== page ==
The ban will remain in effect until the Texas A&M Forest Service determines drought conditions no longer exist in the county or after 90 days have passed from the adoption of the ban. An earlier burn ban during the summer lasted from June 28-Aug. 23.
Per Sec. 352.081 of the Harris County Fire Code, the county can implement a burn ban when the Keetch-Byram Drought Index average is 575 or greater. The index ranges from 0-800, with 800 representing absolutely dry conditions. According to Brandi Dumas, the communications manager for the Harris County Fire Marshal’s office, the average KBDI index in Harris County was 620 on Oct. 24.
“The burn ban is meant to ensure the safety of our residents and their properties,” Fire Marshal Laurie L. Christensen said in a statement. “We want to encourage residents to adhere to wildfire risk education and preparedness at all times yet, especially in these very dry conditions.”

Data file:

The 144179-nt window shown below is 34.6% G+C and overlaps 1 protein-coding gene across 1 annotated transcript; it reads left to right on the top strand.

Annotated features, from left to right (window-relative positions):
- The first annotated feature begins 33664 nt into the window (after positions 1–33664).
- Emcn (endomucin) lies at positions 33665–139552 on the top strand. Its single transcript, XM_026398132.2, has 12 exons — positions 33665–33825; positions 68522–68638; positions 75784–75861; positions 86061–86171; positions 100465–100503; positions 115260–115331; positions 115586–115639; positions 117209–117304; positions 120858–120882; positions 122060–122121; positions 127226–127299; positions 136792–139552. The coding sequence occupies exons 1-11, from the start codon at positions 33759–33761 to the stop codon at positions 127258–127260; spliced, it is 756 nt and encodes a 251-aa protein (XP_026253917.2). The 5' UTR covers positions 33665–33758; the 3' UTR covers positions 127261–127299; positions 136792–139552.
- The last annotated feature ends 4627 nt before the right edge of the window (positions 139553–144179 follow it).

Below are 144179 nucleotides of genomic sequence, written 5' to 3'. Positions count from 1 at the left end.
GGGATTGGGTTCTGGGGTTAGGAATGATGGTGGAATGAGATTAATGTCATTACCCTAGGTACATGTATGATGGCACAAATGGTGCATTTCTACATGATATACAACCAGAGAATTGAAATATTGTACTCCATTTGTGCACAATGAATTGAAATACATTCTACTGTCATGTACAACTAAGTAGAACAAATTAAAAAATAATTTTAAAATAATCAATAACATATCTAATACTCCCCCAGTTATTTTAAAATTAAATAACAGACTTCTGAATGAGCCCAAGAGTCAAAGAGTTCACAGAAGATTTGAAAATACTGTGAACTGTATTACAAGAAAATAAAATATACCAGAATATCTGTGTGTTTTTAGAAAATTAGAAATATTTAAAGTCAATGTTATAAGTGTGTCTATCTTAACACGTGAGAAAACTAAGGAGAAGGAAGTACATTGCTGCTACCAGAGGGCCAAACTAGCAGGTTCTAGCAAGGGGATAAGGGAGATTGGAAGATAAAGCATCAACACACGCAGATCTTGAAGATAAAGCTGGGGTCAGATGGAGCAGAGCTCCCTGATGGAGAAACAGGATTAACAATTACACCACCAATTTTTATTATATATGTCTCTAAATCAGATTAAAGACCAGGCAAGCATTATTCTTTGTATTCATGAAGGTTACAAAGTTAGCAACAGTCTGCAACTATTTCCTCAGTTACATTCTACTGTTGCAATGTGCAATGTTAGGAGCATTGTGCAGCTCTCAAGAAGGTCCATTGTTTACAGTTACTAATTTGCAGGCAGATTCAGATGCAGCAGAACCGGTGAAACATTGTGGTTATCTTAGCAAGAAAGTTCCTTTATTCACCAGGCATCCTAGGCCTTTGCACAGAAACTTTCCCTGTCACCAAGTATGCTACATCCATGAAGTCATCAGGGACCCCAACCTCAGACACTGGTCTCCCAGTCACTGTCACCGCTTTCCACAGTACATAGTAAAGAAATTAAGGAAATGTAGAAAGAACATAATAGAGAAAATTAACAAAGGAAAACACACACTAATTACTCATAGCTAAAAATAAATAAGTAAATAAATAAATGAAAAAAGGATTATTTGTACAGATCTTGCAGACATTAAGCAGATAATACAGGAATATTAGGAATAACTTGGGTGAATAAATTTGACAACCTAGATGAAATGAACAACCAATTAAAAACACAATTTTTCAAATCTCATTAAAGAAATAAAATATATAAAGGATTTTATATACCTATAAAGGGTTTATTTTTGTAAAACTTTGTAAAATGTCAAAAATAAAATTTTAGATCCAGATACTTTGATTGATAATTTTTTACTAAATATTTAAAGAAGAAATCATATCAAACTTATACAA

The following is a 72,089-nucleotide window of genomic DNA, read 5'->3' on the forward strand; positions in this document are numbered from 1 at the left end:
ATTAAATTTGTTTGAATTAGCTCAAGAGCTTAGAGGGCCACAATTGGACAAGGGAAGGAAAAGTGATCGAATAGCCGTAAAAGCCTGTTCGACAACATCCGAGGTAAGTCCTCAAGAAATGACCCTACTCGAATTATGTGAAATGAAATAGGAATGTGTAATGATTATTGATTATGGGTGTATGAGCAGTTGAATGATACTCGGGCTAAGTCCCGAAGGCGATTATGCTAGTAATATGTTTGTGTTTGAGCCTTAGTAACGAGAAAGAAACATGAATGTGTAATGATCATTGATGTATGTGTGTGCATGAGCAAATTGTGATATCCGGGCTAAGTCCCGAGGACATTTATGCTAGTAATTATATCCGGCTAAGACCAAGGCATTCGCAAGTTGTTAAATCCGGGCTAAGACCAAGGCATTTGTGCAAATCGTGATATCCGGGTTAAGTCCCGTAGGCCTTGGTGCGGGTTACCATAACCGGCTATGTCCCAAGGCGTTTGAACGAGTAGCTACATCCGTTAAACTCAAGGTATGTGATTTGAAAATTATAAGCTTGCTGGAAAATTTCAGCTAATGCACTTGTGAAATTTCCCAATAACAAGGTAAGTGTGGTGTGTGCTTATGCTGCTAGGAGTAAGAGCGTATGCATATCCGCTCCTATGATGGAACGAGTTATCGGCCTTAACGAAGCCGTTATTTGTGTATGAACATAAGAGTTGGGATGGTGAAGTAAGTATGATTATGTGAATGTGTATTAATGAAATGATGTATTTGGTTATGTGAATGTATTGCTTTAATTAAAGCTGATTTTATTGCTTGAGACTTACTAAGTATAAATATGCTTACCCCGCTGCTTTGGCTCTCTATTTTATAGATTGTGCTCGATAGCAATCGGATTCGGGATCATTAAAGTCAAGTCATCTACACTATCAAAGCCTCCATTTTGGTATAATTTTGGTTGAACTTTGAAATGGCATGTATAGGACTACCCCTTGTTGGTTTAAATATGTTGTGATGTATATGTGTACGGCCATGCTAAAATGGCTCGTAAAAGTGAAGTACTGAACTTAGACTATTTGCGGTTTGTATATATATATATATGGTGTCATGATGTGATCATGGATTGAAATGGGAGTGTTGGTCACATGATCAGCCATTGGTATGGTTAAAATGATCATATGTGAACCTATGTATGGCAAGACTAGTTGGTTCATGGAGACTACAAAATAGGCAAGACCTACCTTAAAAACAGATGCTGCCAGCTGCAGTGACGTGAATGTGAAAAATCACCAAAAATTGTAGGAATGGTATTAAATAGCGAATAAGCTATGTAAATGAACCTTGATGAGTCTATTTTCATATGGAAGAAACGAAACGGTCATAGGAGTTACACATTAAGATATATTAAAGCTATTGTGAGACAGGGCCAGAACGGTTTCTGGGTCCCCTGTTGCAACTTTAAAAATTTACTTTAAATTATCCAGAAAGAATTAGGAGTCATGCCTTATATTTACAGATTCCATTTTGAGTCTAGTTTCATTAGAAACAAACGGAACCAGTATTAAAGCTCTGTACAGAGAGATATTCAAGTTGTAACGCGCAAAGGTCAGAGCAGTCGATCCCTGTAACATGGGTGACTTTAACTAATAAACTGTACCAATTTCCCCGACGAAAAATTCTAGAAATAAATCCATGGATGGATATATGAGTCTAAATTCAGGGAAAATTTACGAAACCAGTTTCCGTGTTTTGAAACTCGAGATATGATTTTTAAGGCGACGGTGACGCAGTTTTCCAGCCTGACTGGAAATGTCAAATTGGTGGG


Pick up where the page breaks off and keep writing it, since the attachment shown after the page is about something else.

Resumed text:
Residents may still host backyard cookouts and barbecues and conduct outdoor burning in enclosures that contain flames and sparks, according to an Oct. 25 news release. Violating the ban is a Class C misdemeanor punishable by up to a $500 fine.
According to the release, 144 Texas counties have enacted burn bans, including Galveston, Waller, Chambers and Liberty County.